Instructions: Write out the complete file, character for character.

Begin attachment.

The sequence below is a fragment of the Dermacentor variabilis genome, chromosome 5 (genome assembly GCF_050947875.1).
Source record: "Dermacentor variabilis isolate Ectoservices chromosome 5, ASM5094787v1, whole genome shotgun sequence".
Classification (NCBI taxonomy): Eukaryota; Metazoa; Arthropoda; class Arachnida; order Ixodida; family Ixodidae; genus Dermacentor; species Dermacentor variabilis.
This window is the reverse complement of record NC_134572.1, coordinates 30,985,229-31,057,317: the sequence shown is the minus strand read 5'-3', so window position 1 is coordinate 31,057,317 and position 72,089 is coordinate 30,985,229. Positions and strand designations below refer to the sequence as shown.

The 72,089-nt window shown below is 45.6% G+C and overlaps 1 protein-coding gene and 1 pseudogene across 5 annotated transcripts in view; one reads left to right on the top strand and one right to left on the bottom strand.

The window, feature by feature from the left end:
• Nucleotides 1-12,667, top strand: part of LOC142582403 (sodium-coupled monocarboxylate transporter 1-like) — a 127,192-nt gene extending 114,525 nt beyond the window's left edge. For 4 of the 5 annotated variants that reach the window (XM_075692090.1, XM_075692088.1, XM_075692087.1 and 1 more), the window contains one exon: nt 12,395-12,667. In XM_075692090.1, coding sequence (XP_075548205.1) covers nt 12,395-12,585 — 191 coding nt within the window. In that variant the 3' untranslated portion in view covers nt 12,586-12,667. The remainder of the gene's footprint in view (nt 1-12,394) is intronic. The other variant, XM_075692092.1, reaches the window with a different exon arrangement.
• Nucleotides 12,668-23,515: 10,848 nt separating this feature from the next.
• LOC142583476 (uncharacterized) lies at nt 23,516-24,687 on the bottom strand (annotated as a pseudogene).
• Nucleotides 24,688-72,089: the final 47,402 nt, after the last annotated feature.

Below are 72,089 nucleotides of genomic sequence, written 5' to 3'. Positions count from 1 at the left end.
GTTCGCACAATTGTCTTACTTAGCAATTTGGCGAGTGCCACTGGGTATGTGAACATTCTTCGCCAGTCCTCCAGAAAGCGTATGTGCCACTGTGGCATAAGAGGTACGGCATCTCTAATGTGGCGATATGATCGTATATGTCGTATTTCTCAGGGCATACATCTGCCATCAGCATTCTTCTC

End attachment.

The sequence below is a fragment of the Dermacentor variabilis genome, chromosome 5 (genome assembly GCF_050947875.1).
Source record: "Dermacentor variabilis isolate Ectoservices chromosome 5, ASM5094787v1, whole genome shotgun sequence".
Classification (NCBI taxonomy): Eukaryota; Metazoa; Arthropoda; class Arachnida; order Ixodida; family Ixodidae; genus Dermacentor; species Dermacentor variabilis.
This window is the reverse complement of record NC_134572.1, coordinates 30,985,229-31,057,317: the sequence shown is the minus strand read 5'-3', so window position 1 is coordinate 31,057,317 and position 72,089 is coordinate 30,985,229. Positions and strand designations below refer to the sequence as shown.

The 72,089-nt window shown below is 45.6% G+C and overlaps 1 protein-coding gene and 1 pseudogene across 5 annotated transcripts in view; one reads left to right on the top strand and one right to left on the bottom strand.

The window, feature by feature from the left end:
• Nucleotides 1-12,667, top strand: part of LOC142582403 (sodium-coupled monocarboxylate transporter 1-like) — a 127,192-nt gene extending 114,525 nt beyond the window's left edge. For 4 of the 5 annotated variants that reach the window (XM_075692090.1, XM_075692088.1, XM_075692087.1 and 1 more), the window contains one exon: nt 12,395-12,667. In XM_075692090.1, coding sequence (XP_075548205.1) covers nt 12,395-12,585 — 191 coding nt within the window. In that variant the 3' untranslated portion in view covers nt 12,586-12,667. The remainder of the gene's footprint in view (nt 1-12,394) is intronic. The other variant, XM_075692092.1, reaches the window with a different exon arrangement.
• Nucleotides 12,668-23,515: 10,848 nt separating this feature from the next.
• LOC142583476 (uncharacterized) lies at nt 23,516-24,687 on the bottom strand (annotated as a pseudogene).
• Nucleotides 24,688-72,089: the final 47,402 nt, after the last annotated feature.

Below are 72,089 nucleotides of genomic sequence, written 5' to 3'. Positions count from 1 at the left end.
GTTCGCACAATTGTCTTACTTAGCAATTTGGCGAGTGCCACTGGGTATGTGAACATTCTTCGCCAGTCCTCCAGAAAGCGTATGTGCCACTGTGGCATAAGAGGTACGGCATCTCTAATGTGGCGATATGATCGTATATGTCGTATTTCTCAGGGCATACATCTGCCATCAGCATTCTTCTC